Unlike the hundreds of other men aboard the U.S.S. Oklahoma as the clock neared 8 a.m. on Sunday, December 7, 1941, Lt. (j.g.) Aloysius Schmitt might reasonably have thought the bulk of his work for the day was already done.
The Catholic chaplain had said Mass at 7 a.m. and was hearing confessions aboard the battleship he had called home since early 1940. The Oklahoma was moored at berth F-5 at Pearl Harbor, outboard of the U.S.S. Maryland on the south side of Ford Island — Battleship Row, they called it.
At about 7:55 a.m., Japanese dive bombers zoomed low over the harbor, first targeting American planes on the ground at Ford Island and elsewhere in the vicinity. Minutes later, the first torpedoes were in the water, and Battleship Row was under attack.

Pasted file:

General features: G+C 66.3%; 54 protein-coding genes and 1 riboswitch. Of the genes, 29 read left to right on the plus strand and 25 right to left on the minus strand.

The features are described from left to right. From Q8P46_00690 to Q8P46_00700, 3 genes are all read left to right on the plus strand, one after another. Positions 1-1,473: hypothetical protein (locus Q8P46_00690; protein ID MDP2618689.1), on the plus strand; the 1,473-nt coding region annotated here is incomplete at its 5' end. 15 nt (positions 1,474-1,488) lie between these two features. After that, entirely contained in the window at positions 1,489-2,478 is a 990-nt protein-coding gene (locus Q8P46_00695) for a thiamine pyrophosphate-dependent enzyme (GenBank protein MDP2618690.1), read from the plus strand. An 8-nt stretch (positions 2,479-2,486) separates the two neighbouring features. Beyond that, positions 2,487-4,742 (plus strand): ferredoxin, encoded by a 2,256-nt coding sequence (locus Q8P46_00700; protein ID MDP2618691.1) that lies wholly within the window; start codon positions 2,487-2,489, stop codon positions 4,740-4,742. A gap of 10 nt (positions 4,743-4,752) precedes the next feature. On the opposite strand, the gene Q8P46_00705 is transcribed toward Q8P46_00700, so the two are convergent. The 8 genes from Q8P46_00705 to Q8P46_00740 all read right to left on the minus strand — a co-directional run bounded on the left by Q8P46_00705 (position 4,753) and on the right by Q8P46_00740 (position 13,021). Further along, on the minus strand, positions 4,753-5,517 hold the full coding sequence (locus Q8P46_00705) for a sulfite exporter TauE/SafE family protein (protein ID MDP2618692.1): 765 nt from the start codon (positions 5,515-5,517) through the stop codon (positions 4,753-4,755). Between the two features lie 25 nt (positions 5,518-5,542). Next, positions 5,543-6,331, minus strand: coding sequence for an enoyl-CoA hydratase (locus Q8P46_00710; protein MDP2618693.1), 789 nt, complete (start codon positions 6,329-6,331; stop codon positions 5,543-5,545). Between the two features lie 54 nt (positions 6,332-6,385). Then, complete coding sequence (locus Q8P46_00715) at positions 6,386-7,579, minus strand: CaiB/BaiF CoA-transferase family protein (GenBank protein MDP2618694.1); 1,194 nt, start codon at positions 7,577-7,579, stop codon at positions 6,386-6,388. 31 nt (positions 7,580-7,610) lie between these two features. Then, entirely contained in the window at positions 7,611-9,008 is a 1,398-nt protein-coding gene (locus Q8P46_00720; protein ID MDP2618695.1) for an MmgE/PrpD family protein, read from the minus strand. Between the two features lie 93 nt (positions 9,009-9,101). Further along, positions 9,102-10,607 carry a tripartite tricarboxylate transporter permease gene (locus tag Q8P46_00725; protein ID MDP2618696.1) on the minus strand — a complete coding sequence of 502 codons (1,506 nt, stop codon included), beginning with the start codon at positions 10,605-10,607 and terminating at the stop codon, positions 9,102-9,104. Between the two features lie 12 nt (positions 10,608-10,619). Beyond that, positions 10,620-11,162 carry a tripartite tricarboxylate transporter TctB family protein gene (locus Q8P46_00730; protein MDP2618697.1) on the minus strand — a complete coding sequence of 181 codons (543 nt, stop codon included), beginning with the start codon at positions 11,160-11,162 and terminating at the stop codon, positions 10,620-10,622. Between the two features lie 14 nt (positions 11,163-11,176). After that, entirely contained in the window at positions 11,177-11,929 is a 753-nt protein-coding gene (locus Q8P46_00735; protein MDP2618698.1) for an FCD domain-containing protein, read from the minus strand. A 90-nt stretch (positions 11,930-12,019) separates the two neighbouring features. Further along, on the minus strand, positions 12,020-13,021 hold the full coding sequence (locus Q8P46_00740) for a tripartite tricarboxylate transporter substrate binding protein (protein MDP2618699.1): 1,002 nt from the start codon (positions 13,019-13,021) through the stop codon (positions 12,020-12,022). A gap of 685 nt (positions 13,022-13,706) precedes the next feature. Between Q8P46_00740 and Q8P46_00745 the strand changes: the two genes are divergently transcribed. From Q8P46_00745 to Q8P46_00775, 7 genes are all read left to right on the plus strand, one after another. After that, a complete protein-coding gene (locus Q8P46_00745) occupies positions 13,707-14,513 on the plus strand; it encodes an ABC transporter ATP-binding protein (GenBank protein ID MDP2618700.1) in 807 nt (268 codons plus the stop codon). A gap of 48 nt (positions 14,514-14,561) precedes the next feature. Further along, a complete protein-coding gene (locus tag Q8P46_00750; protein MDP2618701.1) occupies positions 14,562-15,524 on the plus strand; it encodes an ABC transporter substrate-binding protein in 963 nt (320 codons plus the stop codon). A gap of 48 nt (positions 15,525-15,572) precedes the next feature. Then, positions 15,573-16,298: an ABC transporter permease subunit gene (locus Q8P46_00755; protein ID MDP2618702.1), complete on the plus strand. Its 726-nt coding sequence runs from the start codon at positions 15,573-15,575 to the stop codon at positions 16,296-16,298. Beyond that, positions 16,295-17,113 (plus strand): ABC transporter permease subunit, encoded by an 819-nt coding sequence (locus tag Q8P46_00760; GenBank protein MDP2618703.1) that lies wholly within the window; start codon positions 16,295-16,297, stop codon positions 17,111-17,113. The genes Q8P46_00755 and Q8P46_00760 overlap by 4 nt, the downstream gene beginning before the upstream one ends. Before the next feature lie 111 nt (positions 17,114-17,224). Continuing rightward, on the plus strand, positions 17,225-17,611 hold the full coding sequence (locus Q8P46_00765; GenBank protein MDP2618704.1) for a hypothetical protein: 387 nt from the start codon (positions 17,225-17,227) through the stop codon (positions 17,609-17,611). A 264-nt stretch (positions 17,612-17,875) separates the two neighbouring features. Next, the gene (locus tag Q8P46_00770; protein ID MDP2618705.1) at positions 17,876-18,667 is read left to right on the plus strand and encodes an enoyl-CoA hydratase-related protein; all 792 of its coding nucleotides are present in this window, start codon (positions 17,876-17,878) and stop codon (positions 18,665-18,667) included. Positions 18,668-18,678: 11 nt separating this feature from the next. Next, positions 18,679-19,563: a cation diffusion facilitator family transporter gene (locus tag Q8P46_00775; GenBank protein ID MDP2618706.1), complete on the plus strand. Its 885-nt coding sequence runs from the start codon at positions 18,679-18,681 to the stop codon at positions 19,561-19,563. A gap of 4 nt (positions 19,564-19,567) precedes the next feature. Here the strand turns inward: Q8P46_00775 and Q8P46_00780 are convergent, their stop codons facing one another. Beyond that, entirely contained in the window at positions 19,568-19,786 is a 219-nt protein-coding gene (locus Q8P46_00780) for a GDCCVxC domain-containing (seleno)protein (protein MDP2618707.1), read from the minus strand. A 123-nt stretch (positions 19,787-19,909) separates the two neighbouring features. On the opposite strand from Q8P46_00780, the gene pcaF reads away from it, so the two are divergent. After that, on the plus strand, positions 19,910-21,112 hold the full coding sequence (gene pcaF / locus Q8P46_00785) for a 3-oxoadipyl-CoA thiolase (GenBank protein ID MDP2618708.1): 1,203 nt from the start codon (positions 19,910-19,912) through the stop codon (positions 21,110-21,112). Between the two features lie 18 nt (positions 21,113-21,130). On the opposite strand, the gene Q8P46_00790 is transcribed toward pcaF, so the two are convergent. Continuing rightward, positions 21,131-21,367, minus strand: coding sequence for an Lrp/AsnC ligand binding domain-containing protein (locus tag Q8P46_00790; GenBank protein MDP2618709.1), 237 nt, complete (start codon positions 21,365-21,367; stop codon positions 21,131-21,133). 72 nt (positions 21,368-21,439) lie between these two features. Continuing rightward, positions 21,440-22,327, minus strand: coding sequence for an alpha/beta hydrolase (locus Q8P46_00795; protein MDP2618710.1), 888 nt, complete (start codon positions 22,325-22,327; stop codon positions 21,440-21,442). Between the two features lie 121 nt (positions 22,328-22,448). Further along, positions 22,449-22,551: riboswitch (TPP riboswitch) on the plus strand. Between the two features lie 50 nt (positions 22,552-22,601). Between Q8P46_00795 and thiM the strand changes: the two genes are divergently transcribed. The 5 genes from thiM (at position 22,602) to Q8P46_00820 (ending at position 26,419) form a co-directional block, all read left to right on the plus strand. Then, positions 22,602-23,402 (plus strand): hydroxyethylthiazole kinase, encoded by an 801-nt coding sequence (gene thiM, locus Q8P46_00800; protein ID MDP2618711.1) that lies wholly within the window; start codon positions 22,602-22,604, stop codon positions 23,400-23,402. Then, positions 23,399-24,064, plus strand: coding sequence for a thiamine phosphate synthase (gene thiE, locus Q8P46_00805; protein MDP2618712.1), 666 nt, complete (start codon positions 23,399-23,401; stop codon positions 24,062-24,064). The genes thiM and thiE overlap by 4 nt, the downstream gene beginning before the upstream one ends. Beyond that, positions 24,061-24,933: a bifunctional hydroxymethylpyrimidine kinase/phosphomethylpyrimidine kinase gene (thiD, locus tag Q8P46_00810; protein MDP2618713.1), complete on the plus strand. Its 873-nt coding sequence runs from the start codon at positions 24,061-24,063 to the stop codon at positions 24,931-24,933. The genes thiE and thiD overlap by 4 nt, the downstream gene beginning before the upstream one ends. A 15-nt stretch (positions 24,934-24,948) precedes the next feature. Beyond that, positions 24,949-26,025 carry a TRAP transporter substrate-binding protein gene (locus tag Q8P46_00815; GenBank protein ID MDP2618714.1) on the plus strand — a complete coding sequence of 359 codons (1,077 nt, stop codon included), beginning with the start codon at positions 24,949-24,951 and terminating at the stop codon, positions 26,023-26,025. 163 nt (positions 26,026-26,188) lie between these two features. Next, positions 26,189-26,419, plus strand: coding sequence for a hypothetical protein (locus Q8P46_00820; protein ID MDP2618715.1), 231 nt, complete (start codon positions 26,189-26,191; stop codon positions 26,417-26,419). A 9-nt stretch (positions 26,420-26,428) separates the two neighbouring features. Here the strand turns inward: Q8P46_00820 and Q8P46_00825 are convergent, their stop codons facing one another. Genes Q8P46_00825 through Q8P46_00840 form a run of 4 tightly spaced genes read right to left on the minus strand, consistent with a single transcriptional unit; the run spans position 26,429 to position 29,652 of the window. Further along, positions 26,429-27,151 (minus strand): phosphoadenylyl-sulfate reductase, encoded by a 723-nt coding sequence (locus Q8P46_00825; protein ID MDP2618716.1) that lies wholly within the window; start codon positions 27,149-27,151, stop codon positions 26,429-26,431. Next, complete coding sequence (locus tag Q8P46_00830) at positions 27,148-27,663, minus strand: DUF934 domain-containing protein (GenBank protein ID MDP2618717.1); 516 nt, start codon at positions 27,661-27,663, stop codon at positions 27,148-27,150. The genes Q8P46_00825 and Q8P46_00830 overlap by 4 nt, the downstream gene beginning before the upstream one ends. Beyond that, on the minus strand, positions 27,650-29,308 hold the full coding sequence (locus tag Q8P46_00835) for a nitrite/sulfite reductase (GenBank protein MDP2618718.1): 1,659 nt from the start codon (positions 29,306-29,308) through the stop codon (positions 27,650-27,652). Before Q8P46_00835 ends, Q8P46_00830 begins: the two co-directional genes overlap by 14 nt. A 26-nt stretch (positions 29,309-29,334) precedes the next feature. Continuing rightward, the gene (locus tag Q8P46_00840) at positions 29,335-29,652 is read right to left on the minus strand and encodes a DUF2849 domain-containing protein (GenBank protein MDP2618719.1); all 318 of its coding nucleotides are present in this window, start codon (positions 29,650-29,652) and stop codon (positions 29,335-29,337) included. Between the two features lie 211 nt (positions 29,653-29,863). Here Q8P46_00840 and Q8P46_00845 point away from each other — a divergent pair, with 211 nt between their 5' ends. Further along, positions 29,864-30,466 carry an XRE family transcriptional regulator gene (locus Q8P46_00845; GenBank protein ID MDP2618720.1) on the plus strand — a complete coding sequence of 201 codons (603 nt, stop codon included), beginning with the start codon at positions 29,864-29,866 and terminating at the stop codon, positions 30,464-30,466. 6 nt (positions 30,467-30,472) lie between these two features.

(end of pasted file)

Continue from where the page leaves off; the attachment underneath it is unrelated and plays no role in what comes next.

The incident was over within two hours, the Japanese planes on their way back to rendezvous with their carriers at sea. They left behind a horrorscape of destruction centered on two battleships, the Arizona and Oklahoma. Of the 2,403 people killed that morning — the first official American combat deaths of World War II — just over two-thirds were aboard those two ships.
Among them was the man known to his shipmates as “Father Al,” who spent his final minutes ensuring others had a chance to escape the Oklahoma as he put his own fate in the hands of God.